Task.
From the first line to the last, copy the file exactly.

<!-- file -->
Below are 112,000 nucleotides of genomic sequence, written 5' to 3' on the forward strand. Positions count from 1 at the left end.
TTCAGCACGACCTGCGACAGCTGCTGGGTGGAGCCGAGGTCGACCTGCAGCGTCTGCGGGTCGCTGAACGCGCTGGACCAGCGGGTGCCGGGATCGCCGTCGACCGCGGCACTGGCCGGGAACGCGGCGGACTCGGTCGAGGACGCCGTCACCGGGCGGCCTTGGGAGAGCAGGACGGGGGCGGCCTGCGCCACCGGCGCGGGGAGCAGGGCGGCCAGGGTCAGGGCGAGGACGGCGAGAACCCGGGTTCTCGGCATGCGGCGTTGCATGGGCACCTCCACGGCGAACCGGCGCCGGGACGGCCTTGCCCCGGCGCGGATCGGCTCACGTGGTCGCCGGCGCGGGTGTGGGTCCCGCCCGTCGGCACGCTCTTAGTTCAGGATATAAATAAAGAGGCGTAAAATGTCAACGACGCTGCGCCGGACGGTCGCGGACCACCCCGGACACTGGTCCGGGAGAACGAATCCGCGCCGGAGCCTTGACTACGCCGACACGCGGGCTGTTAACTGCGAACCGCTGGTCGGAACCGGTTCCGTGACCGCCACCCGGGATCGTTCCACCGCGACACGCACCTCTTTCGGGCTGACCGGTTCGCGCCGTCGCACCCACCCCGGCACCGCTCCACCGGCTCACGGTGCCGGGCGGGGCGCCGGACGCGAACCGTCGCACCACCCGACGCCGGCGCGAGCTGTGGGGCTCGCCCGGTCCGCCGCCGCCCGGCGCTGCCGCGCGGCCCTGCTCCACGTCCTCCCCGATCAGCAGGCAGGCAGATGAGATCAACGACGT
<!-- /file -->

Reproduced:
Below are 112,000 nucleotides of genomic sequence, written 5' to 3' on the forward strand. Positions count from 1 at the left end.
TTCAGCACGACCTGCGACAGCTGCTGGGTGGAGCCGAGGTCGACCTGCAGCGTCTGCGGGTCGCTGAACGCGCTGGACCAGCGGGTGCCGGGATCGCCGTCGACCGCGGCACTGGCCGGGAACGCGGCGGACTCGGTCGAGGACGCCGTCACCGGGCGGCCTTGGGAGAGCAGGACGGGGGCGGCCTGCGCCACCGGCGCGGGGAGCAGGGCGGCCAGGGTCAGGGCGAGGACGGCGAGAACCCGGGTTCTCGGCATGCGGCGTTGCATGGGCACCTCCACGGCGAACCGGCGCCGGGACGGCCTTGCCCCGGCGCGGATCGGCTCACGTGGTCGCCGGCGCGGGTGTGGGTCCCGCCCGTCGGCACGCTCTTAGTTCAGGATATAAATAAAGAGGCGTAAAATGTCAACGACGCTGCGCCGGACGGTCGCGGACCACCCCGGACACTGGTCCGGGAGAACGAATCCGCGCCGGAGCCTTGACTACGCCGACACGCGGGCTGTTAACTGCGAACCGCTGGTCGGAACCGGTTCCGTGACCGCCACCCGGGATCGTTCCACCGCGACACGCACCTCTTTCGGGCTGACCGGTTCGCGCCGTCGCACCCACCCCGGCACCGCTCCACCGGCTCACGGTGCCGGGCGGGGCGCCGGACGCGAACCGTCGCACCACCCGACGCCGGCGCGAGCTGTGGGGCTCGCCCGGTCCGCCGCCGCCCGGCGCTGCCGCGCGGCCCTGCTCCACGTCCTCCCCGATCAGCAGGCAGGCAGATGAGATCAACGACGT